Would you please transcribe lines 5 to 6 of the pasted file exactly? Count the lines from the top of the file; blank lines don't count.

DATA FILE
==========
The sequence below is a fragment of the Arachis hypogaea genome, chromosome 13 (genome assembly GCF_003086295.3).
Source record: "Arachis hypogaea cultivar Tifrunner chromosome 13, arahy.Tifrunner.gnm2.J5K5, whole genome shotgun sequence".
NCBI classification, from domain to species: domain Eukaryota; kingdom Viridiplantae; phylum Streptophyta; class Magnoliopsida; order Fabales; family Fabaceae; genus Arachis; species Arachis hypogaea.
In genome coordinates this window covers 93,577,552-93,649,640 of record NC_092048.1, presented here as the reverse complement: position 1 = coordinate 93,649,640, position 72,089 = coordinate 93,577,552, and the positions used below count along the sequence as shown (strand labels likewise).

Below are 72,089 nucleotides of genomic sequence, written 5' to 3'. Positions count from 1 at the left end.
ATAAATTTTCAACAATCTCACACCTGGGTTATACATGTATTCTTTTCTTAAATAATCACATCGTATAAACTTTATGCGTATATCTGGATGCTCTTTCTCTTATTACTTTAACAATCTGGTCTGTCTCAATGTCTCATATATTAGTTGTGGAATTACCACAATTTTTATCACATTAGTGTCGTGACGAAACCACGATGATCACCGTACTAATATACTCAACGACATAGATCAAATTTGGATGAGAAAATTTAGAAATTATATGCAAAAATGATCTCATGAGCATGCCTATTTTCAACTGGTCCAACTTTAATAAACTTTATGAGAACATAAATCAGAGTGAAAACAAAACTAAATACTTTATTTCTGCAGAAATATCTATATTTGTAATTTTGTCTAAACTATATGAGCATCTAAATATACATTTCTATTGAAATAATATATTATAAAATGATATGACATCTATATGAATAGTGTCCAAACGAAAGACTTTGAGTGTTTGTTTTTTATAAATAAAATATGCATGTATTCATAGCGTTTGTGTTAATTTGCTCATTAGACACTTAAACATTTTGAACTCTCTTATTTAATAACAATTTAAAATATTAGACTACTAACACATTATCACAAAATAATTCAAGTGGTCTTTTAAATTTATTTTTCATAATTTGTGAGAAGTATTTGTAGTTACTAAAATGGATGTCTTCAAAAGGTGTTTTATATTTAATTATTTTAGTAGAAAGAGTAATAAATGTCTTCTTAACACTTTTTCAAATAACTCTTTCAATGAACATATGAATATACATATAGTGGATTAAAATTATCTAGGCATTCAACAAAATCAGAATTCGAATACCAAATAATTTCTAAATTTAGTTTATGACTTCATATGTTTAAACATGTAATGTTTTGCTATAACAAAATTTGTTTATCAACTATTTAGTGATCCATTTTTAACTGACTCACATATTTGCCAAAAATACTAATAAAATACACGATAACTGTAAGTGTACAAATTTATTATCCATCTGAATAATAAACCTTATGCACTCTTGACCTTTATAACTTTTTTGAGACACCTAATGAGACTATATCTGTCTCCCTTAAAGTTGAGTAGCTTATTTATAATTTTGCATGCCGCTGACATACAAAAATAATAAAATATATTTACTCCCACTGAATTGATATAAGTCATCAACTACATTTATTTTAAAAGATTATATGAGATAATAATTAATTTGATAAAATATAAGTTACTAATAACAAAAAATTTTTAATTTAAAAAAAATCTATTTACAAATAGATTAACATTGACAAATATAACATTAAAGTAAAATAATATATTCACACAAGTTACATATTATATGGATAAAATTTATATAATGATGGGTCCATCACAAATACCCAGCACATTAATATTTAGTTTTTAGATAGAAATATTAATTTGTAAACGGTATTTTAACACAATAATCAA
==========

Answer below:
Below are 72,089 nucleotides of genomic sequence, written 5' to 3'. Positions count from 1 at the left end.
ATAAATTTTCAACAATCTCACACCTGGGTTATACATGTATTCTTTTCTTAAATAATCACATCGTATAAACTTTATGCGTATATCTGGATGCTCTTTCTCTTATTACTTTAACAATCTGGTCTGTCTCAATGTCTCATATATTAGTTGTGGAATTACCACAATTTTTATCACATTAGTGTCGTGACGAAACCACGATGATCACCGTACTAATATACTCAACGACATAGATCAAATTTGGATGAGAAAATTTAGAAATTATATGCAAAAATGATCTCATGAGCATGCCTATTTTCAACTGGTCCAACTTTAATAAACTTTATGAGAACATAAATCAGAGTGAAAACAAAACTAAATACTTTATTTCTGCAGAAATATCTATATTTGTAATTTTGTCTAAACTATATGAGCATCTAAATATACATTTCTATTGAAATAATATATTATAAAATGATATGACATCTATATGAATAGTGTCCAAACGAAAGACTTTGAGTGTTTGTTTTTTATAAATAAAATATGCATGTATTCATAGCGTTTGTGTTAATTTGCTCATTAGACACTTAAACATTTTGAACTCTCTTATTTAATAACAATTTAAAATATTAGACTACTAACACATTATCACAAAATAATTCAAGTGGTCTTTTAAATTTATTTTTCATAATTTGTGAGAAGTATTTGTAGTTACTAAAATGGATGTCTTCAAAAGGTGTTTTATATTTAATTATTTTAGTAGAAAGAGTAATAAATGTCTTCTTAACACTTTTTCAAATAACTCTTTCAATGAACATATGAATATACATATAGTGGATTAAAATTATCTAGGCATTCAACAAAATCAGAATTCGAATACCAAATAATTTCTAAATTTAGTTTATGACTTCATATGTTTAAACATGTAATGTTTTGCTATAACAAAATTTGTTTATCAACTATTTAGTGATCCATTTTTAACTGACTCACATATTTGCCAAAAATACTAATAAAATACACGATAACTGTAAGTGTACAAATTTATTATCCATCTGAATAATAAACCTTATGCACTCTTGACCTTTATAACTTTTTTGAGACACCTAATGAGACTATATCTGTCTCCCTTAAAGTTGAGTAGCTTATTTATAATTTTGCATGCCGCTGACATACAAAAATAATAAAATATATTTACTCCCACTGAATTGATATAAGTCATCAACTACATTTATTTTAAAAGATTATATGAGATAATAATTAATTTGATAAAATATAAGTTACTAATAACAAAAAATTTTTAATTTAAAAAAAATCTATTTACAAATAGATTAACATTGACAAATATAACATTAAAGTAAAATAATATATTCACACAAGTTACATATTATATGGATAAAATTTATATAATGATGGGTCCATCACAAATACCCAGCACATTAATATTTAGTTTTTAGATAGAAATATTAATTTGTAAACGGTATTTTAACACAATAATCAA